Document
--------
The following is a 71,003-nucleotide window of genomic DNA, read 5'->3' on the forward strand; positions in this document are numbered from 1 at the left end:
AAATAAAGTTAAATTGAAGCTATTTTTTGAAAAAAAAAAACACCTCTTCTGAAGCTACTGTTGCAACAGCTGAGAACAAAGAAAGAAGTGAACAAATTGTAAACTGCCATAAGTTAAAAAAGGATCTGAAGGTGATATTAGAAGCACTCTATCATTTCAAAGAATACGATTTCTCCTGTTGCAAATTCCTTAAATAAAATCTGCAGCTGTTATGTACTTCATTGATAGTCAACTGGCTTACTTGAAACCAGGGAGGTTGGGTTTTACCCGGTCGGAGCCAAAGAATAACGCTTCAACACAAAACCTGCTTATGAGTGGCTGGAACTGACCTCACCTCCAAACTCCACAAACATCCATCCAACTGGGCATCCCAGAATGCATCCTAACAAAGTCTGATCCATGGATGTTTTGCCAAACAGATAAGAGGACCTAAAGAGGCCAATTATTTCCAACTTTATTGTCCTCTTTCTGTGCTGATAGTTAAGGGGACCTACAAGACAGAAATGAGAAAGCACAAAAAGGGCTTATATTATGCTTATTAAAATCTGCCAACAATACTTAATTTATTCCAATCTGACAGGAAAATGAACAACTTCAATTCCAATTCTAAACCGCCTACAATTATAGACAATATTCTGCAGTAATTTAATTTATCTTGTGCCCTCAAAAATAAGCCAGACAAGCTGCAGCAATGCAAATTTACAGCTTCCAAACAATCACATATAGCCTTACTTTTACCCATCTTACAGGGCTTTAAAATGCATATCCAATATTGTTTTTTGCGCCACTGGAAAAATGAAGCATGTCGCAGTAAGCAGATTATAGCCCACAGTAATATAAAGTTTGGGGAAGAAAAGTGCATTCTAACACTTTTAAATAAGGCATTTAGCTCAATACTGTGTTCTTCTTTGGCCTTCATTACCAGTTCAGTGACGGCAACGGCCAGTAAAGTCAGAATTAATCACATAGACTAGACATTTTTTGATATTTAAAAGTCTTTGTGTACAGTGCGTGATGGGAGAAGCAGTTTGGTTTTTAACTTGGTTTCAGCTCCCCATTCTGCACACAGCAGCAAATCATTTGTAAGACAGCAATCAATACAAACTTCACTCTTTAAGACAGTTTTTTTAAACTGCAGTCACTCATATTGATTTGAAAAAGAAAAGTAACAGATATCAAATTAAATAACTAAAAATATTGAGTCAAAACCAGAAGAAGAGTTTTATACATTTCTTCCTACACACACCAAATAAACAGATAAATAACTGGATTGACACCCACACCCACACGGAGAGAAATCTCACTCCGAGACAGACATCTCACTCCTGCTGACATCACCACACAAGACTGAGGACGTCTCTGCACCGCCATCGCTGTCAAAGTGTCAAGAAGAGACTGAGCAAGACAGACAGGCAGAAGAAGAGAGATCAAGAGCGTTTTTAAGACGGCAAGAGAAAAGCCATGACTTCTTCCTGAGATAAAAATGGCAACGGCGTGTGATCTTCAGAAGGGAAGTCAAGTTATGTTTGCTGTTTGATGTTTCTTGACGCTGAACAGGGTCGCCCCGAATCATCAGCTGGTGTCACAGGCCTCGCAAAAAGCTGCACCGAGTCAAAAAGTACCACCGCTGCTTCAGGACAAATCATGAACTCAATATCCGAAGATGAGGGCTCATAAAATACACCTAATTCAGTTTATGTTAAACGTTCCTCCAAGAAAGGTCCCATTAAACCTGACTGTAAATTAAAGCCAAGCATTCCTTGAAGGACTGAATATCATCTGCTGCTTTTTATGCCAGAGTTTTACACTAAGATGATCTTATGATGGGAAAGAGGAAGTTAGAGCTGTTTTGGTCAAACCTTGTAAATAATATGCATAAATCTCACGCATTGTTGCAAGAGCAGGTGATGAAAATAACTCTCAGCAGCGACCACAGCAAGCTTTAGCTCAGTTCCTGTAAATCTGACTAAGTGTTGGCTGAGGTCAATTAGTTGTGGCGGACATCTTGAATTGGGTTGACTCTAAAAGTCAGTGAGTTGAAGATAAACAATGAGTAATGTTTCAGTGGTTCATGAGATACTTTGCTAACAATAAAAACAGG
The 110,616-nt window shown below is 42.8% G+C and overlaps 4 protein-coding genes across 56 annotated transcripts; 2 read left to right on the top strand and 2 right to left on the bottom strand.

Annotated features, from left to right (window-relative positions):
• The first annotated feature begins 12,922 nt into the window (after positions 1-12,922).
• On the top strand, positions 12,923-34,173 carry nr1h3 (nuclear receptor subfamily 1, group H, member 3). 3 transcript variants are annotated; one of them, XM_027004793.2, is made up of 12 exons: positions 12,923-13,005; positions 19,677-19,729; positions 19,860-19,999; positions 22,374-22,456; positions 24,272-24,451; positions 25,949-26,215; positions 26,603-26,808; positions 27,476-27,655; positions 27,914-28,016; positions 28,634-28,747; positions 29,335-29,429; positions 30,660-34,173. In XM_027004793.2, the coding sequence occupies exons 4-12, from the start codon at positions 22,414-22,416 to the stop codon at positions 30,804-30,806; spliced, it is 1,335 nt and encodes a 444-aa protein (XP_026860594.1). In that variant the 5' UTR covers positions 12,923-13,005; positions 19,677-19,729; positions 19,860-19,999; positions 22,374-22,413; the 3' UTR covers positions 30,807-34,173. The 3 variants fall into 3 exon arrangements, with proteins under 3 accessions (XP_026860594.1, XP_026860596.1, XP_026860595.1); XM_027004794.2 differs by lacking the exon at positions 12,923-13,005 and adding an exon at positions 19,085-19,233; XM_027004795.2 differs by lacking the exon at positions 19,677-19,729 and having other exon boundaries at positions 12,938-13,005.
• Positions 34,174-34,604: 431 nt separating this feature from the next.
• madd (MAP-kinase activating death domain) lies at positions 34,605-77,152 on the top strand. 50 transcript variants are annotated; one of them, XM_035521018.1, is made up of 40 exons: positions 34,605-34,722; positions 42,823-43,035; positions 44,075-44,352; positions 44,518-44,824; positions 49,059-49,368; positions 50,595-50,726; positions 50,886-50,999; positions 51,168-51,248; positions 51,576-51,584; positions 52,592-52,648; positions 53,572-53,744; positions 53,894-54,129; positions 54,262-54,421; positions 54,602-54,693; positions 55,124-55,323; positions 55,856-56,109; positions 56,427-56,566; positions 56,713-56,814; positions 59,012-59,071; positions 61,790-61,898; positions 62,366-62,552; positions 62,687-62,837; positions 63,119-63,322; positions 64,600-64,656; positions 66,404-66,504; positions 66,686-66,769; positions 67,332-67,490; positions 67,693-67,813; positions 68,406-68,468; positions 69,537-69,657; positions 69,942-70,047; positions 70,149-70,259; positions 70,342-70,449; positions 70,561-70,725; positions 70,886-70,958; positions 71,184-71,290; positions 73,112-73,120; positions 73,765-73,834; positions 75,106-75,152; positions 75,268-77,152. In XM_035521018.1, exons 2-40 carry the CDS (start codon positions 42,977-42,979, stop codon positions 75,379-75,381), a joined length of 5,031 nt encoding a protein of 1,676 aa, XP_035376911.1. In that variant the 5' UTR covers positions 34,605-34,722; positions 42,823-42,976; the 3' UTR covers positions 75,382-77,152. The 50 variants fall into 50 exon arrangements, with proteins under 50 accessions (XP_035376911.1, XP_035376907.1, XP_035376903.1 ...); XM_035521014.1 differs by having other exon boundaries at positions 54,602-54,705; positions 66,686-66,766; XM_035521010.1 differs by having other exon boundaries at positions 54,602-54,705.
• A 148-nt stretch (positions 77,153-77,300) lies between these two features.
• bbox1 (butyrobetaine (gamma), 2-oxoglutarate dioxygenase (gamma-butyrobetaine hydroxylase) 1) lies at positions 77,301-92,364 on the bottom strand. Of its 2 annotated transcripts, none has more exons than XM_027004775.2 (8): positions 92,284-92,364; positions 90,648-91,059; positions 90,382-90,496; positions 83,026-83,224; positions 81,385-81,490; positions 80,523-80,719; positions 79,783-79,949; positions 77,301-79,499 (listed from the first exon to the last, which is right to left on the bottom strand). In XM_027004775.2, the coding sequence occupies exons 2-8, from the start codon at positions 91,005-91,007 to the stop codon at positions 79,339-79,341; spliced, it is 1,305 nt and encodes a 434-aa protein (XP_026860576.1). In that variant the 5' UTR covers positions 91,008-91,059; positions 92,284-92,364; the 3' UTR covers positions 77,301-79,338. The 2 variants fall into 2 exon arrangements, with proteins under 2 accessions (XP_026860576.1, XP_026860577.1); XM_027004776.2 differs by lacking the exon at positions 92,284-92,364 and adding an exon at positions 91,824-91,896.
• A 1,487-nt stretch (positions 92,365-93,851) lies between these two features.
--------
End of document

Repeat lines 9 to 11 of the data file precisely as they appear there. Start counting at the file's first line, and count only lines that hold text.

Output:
• A 148-nt stretch (positions 77,153-77,300) lies between these two features.
• bbox1 (butyrobetaine (gamma), 2-oxoglutarate dioxygenase (gamma-butyrobetaine hydroxylase) 1) lies at positions 77,301-92,364 on the bottom strand. Of its 2 annotated transcripts, none has more exons than XM_027004775.2 (8): positions 92,284-92,364; positions 90,648-91,059; positions 90,382-90,496; positions 83,026-83,224; positions 81,385-81,490; positions 80,523-80,719; positions 79,783-79,949; positions 77,301-79,499 (listed from the first exon to the last, which is right to left on the bottom strand). In XM_027004775.2, the coding sequence occupies exons 2-8, from the start codon at positions 91,005-91,007 to the stop codon at positions 79,339-79,341; spliced, it is 1,305 nt and encodes a 434-aa protein (XP_026860576.1). In that variant the 5' UTR covers positions 91,008-91,059; positions 92,284-92,364; the 3' UTR covers positions 77,301-79,338. The 2 variants fall into 2 exon arrangements, with proteins under 2 accessions (XP_026860576.1, XP_026860577.1); XM_027004776.2 differs by lacking the exon at positions 92,284-92,364 and adding an exon at positions 91,824-91,896.
• A 1,487-nt stretch (positions 92,365-93,851) lies between these two features.